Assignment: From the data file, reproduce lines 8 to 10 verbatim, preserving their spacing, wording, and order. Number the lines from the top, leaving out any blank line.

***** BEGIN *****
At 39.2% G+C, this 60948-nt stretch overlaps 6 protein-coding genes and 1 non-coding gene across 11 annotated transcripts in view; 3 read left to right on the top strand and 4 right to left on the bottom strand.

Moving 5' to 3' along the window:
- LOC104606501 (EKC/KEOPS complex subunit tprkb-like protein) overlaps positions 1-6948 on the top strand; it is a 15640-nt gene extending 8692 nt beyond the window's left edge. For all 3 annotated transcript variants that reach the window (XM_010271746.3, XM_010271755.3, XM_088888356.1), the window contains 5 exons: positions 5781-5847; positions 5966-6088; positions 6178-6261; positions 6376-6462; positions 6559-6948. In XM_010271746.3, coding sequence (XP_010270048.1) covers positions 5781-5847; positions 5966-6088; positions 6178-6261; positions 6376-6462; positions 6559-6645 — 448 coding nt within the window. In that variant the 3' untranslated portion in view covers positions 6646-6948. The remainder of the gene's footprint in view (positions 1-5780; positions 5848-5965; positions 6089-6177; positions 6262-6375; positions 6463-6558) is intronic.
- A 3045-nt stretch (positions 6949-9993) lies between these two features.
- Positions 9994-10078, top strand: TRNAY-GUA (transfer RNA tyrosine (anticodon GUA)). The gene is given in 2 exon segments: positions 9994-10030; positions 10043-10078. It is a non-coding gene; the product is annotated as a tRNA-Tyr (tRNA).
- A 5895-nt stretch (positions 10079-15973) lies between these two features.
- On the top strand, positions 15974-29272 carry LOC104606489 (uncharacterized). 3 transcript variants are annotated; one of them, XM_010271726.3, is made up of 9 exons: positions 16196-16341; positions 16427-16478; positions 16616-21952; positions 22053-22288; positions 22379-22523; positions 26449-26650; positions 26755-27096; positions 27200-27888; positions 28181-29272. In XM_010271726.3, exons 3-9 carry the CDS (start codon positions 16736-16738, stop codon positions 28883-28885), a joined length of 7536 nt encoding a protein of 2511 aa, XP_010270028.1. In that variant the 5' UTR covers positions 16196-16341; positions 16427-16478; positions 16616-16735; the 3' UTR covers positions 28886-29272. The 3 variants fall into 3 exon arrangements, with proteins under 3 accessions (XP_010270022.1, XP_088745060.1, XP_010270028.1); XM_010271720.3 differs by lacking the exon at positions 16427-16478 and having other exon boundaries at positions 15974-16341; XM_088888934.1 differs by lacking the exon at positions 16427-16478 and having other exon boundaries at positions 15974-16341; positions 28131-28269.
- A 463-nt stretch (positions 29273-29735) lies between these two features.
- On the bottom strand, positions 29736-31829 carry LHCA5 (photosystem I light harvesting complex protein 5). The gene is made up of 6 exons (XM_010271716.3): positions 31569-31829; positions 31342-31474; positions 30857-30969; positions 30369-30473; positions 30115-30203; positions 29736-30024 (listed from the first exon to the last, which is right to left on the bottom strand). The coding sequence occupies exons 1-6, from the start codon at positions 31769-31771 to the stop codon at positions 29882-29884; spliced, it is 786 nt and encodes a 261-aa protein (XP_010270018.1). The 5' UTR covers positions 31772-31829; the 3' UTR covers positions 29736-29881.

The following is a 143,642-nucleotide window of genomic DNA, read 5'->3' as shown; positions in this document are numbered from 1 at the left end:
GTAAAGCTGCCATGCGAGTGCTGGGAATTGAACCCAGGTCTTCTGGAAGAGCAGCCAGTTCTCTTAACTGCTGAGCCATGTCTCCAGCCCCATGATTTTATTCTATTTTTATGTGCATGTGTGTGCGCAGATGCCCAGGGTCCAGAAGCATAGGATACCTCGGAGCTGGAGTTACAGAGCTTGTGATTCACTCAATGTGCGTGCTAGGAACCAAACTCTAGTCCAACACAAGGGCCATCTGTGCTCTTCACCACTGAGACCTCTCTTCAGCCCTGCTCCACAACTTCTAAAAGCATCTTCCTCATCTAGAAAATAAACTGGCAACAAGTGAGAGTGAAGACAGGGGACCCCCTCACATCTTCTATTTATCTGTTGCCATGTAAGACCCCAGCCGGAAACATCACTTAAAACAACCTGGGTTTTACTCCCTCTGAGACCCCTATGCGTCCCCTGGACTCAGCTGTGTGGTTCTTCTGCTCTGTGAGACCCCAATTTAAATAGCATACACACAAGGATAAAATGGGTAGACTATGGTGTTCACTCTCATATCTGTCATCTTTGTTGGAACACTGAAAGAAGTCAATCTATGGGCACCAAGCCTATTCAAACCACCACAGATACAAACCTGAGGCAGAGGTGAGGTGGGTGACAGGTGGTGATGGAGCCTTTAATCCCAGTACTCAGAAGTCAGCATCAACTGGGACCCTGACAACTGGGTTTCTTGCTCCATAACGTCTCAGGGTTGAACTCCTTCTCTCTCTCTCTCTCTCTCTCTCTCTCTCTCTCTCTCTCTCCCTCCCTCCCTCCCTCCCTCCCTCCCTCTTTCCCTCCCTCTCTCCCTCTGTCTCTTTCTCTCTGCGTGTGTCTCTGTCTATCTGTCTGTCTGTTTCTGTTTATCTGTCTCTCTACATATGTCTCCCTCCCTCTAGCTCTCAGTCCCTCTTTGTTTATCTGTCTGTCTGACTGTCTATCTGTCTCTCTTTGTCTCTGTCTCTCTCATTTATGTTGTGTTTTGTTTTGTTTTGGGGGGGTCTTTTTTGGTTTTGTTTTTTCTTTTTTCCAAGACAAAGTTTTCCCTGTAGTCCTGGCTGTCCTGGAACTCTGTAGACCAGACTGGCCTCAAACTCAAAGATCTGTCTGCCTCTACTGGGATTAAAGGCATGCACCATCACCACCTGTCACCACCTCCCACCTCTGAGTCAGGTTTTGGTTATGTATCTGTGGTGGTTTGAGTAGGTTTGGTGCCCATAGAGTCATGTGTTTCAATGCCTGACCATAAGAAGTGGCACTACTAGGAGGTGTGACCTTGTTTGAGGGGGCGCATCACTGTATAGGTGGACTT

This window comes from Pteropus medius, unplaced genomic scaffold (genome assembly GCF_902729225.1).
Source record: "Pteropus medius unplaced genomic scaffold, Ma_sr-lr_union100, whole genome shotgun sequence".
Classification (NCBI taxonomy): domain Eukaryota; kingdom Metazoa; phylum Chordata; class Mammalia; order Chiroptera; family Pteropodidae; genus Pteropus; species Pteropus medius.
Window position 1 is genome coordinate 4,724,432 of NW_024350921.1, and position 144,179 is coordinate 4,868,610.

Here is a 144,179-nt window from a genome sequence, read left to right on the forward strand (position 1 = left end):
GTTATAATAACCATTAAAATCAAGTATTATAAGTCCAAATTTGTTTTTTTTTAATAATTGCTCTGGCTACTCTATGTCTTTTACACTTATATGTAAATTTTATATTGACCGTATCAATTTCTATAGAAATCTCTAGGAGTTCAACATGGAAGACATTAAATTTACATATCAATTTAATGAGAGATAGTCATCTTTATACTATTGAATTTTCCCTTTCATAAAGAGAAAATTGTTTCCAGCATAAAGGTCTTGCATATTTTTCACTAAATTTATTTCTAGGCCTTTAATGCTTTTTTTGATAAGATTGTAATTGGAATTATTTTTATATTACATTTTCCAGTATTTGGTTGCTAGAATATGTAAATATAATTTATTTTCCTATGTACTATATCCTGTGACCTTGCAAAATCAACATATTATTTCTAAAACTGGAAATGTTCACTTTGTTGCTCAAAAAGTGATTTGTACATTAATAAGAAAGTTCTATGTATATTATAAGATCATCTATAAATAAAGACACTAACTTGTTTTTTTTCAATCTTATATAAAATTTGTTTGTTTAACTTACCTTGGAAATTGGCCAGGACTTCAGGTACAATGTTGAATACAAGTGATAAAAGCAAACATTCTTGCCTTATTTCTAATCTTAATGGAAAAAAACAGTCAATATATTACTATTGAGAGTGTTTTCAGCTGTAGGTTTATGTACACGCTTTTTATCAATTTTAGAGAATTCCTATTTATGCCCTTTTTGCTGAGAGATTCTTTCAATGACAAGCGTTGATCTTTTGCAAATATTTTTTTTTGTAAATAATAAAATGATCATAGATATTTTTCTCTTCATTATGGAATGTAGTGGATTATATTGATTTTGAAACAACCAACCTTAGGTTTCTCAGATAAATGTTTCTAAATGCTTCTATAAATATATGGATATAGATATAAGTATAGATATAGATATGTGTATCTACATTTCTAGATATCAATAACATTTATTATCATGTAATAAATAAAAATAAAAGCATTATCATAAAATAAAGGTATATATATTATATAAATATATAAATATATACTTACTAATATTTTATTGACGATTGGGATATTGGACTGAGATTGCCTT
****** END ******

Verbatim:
- A 463-nt stretch (positions 29273-29735) lies between these two features.
- On the bottom strand, positions 29736-31829 carry LHCA5 (photosystem I light harvesting complex protein 5). The gene is made up of 6 exons (XM_010271716.3): positions 31569-31829; positions 31342-31474; positions 30857-30969; positions 30369-30473; positions 30115-30203; positions 29736-30024 (listed from the first exon to the last, which is right to left on the bottom strand). The coding sequence occupies exons 1-6, from the start codon at positions 31769-31771 to the stop codon at positions 29882-29884; spliced, it is 786 nt and encodes a 261-aa protein (XP_010270018.1). The 5' UTR covers positions 31772-31829; the 3' UTR covers positions 29736-29881.

The following is a 143,642-nucleotide window of genomic DNA, read 5'->3' as shown; positions in this document are numbered from 1 at the left end: